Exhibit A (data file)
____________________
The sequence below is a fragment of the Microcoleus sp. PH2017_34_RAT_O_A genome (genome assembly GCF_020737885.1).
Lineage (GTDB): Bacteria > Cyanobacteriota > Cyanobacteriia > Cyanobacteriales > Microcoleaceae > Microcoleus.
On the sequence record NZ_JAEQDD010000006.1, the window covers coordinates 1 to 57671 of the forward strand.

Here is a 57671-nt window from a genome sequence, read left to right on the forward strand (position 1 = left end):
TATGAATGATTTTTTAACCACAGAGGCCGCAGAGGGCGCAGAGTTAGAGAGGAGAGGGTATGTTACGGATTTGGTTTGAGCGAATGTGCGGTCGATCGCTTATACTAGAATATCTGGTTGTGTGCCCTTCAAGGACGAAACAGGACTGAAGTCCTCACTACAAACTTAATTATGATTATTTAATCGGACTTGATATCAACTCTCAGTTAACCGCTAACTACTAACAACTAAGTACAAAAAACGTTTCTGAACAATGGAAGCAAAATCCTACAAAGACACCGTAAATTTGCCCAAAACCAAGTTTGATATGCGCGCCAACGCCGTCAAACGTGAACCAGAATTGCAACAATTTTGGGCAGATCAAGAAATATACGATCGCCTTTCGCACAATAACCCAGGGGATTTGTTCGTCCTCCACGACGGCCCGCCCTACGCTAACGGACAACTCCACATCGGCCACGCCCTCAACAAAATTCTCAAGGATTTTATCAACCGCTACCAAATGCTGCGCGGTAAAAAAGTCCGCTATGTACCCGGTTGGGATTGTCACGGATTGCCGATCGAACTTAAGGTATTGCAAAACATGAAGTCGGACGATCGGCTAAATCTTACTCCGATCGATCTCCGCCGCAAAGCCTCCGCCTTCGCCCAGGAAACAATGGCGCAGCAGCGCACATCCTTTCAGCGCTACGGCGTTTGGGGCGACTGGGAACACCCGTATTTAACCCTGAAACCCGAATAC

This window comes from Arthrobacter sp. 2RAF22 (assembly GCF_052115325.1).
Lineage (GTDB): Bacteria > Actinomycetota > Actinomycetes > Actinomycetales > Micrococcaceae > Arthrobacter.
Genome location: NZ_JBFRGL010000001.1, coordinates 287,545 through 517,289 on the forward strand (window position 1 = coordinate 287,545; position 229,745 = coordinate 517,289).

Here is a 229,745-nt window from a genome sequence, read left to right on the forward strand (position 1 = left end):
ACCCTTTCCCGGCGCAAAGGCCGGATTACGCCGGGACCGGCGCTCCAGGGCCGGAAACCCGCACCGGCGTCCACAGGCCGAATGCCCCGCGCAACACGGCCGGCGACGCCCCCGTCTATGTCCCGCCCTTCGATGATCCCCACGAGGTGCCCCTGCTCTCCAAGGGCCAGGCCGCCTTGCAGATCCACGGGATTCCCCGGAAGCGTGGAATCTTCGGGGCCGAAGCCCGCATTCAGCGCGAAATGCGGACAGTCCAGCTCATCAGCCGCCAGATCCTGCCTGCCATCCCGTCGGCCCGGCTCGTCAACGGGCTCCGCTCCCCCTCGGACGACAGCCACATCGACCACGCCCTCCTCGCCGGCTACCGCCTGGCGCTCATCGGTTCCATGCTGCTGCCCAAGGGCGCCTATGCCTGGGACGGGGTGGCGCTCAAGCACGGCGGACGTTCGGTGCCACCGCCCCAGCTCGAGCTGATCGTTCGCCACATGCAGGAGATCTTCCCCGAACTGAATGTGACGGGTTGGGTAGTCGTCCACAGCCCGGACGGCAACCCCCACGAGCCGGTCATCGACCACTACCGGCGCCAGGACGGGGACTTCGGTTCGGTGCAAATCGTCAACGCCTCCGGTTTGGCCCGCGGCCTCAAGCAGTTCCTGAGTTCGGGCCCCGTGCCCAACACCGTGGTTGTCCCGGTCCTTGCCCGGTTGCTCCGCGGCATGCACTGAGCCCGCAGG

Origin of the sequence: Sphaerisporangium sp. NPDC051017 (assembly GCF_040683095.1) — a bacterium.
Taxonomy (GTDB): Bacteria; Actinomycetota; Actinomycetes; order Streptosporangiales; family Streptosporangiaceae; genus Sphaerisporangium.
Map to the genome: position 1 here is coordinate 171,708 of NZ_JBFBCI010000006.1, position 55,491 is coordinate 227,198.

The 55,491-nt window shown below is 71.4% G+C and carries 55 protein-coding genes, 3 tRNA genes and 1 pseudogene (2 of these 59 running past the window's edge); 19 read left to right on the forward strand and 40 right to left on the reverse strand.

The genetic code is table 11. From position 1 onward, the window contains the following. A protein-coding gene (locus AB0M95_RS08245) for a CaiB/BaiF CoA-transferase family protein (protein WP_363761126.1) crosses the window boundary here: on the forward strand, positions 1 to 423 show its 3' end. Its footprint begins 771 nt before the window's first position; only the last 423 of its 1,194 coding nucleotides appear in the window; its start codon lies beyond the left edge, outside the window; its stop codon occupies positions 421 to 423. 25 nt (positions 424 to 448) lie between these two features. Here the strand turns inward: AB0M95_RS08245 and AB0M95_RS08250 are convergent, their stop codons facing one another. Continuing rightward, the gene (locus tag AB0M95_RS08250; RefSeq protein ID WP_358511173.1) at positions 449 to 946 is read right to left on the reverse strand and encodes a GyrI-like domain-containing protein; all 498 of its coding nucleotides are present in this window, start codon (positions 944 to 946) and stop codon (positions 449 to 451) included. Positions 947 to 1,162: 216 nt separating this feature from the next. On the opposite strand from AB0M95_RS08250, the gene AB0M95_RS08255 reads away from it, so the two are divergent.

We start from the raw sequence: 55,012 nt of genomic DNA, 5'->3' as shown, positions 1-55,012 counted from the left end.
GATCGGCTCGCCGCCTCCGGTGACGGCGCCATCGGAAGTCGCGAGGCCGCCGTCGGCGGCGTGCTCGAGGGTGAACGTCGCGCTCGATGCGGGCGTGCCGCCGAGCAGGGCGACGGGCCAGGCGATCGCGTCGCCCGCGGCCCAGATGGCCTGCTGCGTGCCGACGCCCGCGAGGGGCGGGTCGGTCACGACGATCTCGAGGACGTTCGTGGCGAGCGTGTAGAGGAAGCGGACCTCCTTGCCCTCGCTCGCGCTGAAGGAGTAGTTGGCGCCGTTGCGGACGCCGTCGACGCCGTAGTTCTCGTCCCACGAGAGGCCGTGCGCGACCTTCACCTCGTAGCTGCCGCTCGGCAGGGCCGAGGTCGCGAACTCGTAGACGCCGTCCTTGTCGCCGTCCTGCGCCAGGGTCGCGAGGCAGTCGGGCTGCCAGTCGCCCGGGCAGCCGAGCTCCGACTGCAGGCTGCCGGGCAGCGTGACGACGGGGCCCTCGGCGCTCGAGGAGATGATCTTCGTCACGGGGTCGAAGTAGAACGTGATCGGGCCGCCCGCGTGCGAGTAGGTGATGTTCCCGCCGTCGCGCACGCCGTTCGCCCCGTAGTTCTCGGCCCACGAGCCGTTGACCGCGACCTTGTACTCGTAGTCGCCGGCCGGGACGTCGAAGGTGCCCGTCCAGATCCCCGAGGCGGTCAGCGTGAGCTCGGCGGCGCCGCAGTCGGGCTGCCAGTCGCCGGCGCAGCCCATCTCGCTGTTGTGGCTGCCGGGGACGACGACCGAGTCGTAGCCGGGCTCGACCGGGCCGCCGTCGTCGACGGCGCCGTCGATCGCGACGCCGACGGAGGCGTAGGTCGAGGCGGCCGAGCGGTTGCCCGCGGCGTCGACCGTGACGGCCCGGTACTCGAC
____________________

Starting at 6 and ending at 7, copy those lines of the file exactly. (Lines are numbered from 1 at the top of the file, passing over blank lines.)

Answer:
This window comes from Arthrobacter sp. 2RAF22 (assembly GCF_052115325.1).
Lineage (GTDB): Bacteria > Actinomycetota > Actinomycetes > Actinomycetales > Micrococcaceae > Arthrobacter.